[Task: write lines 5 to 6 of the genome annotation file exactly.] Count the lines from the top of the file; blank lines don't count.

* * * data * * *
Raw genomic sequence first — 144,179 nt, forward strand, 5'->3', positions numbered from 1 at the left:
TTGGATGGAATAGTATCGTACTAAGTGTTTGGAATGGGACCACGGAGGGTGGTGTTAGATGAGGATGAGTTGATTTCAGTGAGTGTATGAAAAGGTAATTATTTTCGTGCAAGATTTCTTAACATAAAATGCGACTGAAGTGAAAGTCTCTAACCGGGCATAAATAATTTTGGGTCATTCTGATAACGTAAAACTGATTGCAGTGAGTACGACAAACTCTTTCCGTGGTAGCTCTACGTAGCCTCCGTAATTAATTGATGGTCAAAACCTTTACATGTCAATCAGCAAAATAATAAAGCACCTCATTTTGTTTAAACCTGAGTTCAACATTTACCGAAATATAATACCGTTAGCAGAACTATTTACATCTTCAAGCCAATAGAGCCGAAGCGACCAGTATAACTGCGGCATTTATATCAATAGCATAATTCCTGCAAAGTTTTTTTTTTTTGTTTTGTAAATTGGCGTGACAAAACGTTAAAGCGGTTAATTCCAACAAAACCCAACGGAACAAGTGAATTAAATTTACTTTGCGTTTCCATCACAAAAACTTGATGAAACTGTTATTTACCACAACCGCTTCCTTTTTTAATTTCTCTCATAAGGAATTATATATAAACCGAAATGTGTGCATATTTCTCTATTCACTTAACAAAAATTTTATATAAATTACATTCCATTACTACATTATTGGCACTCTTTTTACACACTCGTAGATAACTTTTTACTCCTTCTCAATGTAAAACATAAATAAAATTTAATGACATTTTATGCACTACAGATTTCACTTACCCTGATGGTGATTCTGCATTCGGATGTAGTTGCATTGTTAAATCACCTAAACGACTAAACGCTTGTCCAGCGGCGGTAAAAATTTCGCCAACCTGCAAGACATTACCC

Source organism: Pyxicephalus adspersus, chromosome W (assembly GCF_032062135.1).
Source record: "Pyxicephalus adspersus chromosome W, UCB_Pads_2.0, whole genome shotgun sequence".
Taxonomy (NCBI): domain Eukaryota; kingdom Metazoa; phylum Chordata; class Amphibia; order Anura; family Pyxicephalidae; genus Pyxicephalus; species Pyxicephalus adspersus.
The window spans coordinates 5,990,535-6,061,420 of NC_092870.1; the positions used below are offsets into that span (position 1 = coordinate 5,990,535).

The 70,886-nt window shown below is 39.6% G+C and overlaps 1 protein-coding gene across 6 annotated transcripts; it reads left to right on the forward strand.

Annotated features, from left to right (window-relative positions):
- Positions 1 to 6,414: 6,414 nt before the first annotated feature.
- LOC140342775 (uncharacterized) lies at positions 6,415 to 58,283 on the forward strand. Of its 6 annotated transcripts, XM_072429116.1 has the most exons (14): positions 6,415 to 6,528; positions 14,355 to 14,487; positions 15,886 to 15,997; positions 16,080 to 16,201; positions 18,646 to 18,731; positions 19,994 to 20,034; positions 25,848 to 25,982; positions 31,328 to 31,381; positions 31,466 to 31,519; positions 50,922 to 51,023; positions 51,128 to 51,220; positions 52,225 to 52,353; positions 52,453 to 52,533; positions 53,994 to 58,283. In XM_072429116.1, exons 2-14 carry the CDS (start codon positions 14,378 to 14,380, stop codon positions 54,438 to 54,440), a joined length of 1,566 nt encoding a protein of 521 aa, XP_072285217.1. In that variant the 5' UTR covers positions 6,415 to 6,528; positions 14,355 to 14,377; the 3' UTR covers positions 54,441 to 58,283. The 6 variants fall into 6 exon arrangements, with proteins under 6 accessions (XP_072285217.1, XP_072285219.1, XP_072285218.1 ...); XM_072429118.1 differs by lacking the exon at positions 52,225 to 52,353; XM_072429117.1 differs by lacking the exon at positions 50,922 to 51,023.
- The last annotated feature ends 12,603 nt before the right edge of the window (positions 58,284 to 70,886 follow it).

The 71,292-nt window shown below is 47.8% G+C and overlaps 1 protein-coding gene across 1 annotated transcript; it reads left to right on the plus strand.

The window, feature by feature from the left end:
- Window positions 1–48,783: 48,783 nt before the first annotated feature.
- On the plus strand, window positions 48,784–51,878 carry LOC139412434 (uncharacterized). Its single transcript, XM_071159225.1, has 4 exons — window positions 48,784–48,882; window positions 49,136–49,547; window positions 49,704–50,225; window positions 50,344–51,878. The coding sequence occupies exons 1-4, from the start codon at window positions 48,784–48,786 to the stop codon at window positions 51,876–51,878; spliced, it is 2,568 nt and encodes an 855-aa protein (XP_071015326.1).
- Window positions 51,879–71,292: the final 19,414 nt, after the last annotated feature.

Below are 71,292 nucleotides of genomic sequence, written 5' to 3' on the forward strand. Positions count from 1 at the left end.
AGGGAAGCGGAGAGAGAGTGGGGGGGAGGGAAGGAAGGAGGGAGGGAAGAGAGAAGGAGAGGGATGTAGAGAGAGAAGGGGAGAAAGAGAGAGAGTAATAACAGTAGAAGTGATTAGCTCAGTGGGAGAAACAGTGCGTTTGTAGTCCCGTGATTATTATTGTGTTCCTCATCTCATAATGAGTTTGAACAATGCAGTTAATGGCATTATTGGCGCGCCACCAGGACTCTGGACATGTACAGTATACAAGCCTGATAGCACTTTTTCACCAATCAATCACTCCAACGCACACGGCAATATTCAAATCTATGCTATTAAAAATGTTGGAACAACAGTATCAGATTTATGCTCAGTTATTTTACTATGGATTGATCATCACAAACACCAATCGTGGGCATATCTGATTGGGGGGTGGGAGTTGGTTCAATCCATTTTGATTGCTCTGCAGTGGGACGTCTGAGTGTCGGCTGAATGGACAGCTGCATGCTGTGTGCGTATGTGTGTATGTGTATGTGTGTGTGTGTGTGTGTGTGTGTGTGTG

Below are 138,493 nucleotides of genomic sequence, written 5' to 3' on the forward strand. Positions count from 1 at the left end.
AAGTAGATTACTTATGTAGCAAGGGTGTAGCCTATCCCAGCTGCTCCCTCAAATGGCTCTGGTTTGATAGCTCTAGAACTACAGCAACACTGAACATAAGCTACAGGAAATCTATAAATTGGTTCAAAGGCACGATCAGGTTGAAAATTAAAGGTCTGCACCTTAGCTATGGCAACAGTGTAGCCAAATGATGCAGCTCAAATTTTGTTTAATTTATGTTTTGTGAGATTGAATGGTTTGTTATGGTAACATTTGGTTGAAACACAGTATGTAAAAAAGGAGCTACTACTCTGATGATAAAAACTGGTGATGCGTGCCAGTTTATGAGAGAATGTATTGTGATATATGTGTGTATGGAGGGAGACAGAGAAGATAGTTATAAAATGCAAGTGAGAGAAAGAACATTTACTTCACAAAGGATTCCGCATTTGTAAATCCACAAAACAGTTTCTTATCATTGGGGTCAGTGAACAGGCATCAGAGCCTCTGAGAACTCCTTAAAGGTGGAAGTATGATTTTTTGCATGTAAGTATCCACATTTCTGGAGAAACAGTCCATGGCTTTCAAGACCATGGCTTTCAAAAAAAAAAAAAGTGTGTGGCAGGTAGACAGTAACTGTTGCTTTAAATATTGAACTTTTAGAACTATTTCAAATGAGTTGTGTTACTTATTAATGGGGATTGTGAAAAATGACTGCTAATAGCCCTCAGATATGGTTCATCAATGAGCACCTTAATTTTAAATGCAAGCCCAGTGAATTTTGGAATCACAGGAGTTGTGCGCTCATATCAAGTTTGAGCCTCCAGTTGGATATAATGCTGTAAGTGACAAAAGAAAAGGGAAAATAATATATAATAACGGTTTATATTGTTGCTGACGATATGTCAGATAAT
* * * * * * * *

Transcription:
Taxonomy (NCBI): domain Eukaryota; kingdom Metazoa; phylum Chordata; class Amphibia; order Anura; family Pyxicephalidae; genus Pyxicephalus; species Pyxicephalus adspersus.
The window spans coordinates 5,990,535-6,061,420 of NC_092870.1; the positions used below are offsets into that span (position 1 = coordinate 5,990,535).